This has to portend well for the Cubs. If Wood can stay healthy and anchor a rotation with Trachsel, and another talented young arm like Geremi Gonzalez or Terry Adams or Telemaco emerges as a compliment, we could have a dominant rotation for a decade to come. We just need Wood's health to hold, and though we know he was worked hard in high school, he seems to be a very well built young man, and hopefully can keep his strength up. The Cubs winning a world series may be about as likely as a black president or a second Great Depression, but Wood may have the arm to get us there.
The if-this-is-his-rookie-year, just-imagine-the-things-to-come details, below.
Join us for a little pre-preseason debachuary tonight and a final farewell to Kid K in parachat. Plus the Oscars are tonight, so we can pull double duty talking about the red carpet (ZOMG, did you see what Kate Winselt was wearing?)
You have three viewing options, either you own the Chicago Cubs DVD set, Itunes for $2(search for Kerry Wood or a series called Baseball's Best) or Mlb.com(It's the Houston broadcast and you have to register and possibly been a past owner of MLB.tv). Game time is 9pm CST. With no commercials it shouldn't run more than two hours I believe and Transmission should be doing a parachat recap for tomorrow. Maybe this time we can get Kevin Orie to make the play.
Some quick notes from Mesa after the jump...
Twelve Cubs pitchers threw "live" BP at Fitch Park this morning, as Spring Training entered Phase Two.
I know he's struggles against lefties but Schwarber seems zoned in - hope he starts tonight.
Awesome stuff, Phil.
listening on ESPN 1000, caller says Bill Welke will be the home plate ump today. Supposedly his reputation is for having an even bigger strike zone than last night's Phil Cuzzi. Some of the issues with bad umpiring come from an inconsistent strike zone. Hoping at least for consistency. Last night's called strike on David Ross was outright embarrassing for Cuzzi.
That might work out in favor of Kyle Hendricks, who benefits much from a large strike zone.
it's kind of mesmerizing to watch
should Theo add some Ted Abernathy videos for minor league pitching coordinator's use?
sadly, Ted passed away in 2004 from complications of Alzheimers. I always loved the Cub bullpen trio of Phil Regan, Ted Abernathy and Hank Aguirre. As a kid, I even worked on both Phil Regan (very quirky delivery) and Ted Abernathy (extreme submarine) imitations when throwing a rubber ball against a wall. It wasn't a good imitation unless I could scrape my knuckles off the ground. I'll always have a soft spot in my heart for submariners.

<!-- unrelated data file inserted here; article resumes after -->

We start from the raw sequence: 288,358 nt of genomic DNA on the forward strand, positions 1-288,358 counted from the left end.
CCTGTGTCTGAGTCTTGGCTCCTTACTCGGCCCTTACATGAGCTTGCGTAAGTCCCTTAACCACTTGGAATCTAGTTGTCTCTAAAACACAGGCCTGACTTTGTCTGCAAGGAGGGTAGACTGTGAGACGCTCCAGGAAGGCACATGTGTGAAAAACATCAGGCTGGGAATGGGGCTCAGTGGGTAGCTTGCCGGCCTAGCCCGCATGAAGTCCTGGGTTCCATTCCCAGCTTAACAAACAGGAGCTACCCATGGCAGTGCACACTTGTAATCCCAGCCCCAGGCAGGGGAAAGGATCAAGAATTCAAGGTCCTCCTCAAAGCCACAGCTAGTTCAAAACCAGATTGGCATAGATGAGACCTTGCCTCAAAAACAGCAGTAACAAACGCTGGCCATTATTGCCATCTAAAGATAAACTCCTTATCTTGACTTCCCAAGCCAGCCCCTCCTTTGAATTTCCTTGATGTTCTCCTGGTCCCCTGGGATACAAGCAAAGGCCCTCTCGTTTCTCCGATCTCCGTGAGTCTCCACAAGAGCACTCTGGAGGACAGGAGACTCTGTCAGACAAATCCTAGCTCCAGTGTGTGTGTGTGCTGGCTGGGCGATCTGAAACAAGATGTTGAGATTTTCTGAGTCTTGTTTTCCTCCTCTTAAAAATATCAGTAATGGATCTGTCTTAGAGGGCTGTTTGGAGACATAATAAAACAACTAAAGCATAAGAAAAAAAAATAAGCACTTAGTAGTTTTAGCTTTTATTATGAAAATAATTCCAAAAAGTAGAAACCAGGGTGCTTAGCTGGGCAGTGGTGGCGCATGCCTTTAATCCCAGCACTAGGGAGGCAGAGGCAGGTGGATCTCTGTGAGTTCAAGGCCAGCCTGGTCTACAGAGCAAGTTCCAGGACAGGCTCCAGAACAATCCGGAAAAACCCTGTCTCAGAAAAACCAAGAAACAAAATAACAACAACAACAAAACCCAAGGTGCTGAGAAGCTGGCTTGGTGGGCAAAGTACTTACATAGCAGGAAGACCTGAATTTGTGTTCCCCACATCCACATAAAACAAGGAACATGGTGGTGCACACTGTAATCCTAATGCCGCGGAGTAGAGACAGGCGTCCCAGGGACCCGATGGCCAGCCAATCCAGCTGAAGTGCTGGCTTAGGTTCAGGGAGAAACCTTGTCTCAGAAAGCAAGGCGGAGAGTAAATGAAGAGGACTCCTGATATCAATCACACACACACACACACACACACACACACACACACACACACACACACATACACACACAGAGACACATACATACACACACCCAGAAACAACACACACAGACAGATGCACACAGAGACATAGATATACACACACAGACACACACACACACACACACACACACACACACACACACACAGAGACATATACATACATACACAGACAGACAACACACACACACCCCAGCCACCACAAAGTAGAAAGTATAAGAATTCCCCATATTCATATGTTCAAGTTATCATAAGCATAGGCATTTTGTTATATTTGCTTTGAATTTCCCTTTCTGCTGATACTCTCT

HAGSAG: Chris Pieters was sent to instructs to develop his hitting, bunting, and outfield play (he is already a decent first-baseman).
Pieters is tall and rangy , a "long-strider" in the same mold as Trey Martin and Rashad Crawford. He is a very patient hitter (unusual for a hitter with his lack of experience) and has an outstanding (almost uncanny) eye at the plate, and he is a fast runner with unusually good baserunning instincts, and he is a good basestealer, too.
I doubt we will see Pedro in any more "high leverage" situations this series. With Hendricks and the pen today, we need Bryant-Rizzo-Castro to get going ASAP.
One funny thing to see before the game was the two submariner pitchers (David Berg and Corbin Hoffner) playing catch with each other. Both pitchers throw "submarine" even when they play catch, and it's kind of mesmerizing to watch, even for the other players.
CUBSTER: One of the points of emphasis at "basic" Instructs this year was teaching the position players the art of baserunning and base-stealing, like getting a good primary and seconday lead, reading the pitcher, cutting bases sharply, and different ways to slide to maximize the baserunner's chance to arrive safely.
Brooksbaseball.net has some interesting stats/graphs on pitch and strike zones and you can dial up individual games/pitchers. I'd love to see some comments from readers who can interpret this better than I can. I thought the Ump was really inconsistent with a very wide zone. Does this info seem to match up with my eyeball perception? Also, looking at the graphs, Lackey was not throwing as many pitches below the K-zone (certainly more above) while Lester was clearly getting his pitches down and not many above.
As I was fearing in my post yesterday, Maddon keeps trotting Strop out against the Redbirds and he constantly fails. I understand the psychology behind this, but in a series where there is a finite lock on who moves on, why does he keep riding the wrong horse?
AZ Phil: Agree, this must have been a really fun game to watch. There was a lot of base stealing going on. Are the pitchers not holding runners or is the catching still a work in progress?
Cuzzi has long been known as having the biggest strike zone among all umpires.
AZ Phil, give me a scouting report on Chris Pieters since he has become a 1B/OF.
I think it's probably hard to adjust to an ump's zone mid-game, as least for hitters. Pitchers can locate to an ump's zone, but hitters have minimal time to react.
But, whatever. Umps are going to miss calls. Let's beat up on the non-Lackey starters.
Watched a little of Mets-Dodgers.
Jason deGrom -- oh, my.
Cubs 3-4-5 hitters are 0-21 so far in the post-season.
Let's change that in a big effin' way tomorrow, boys.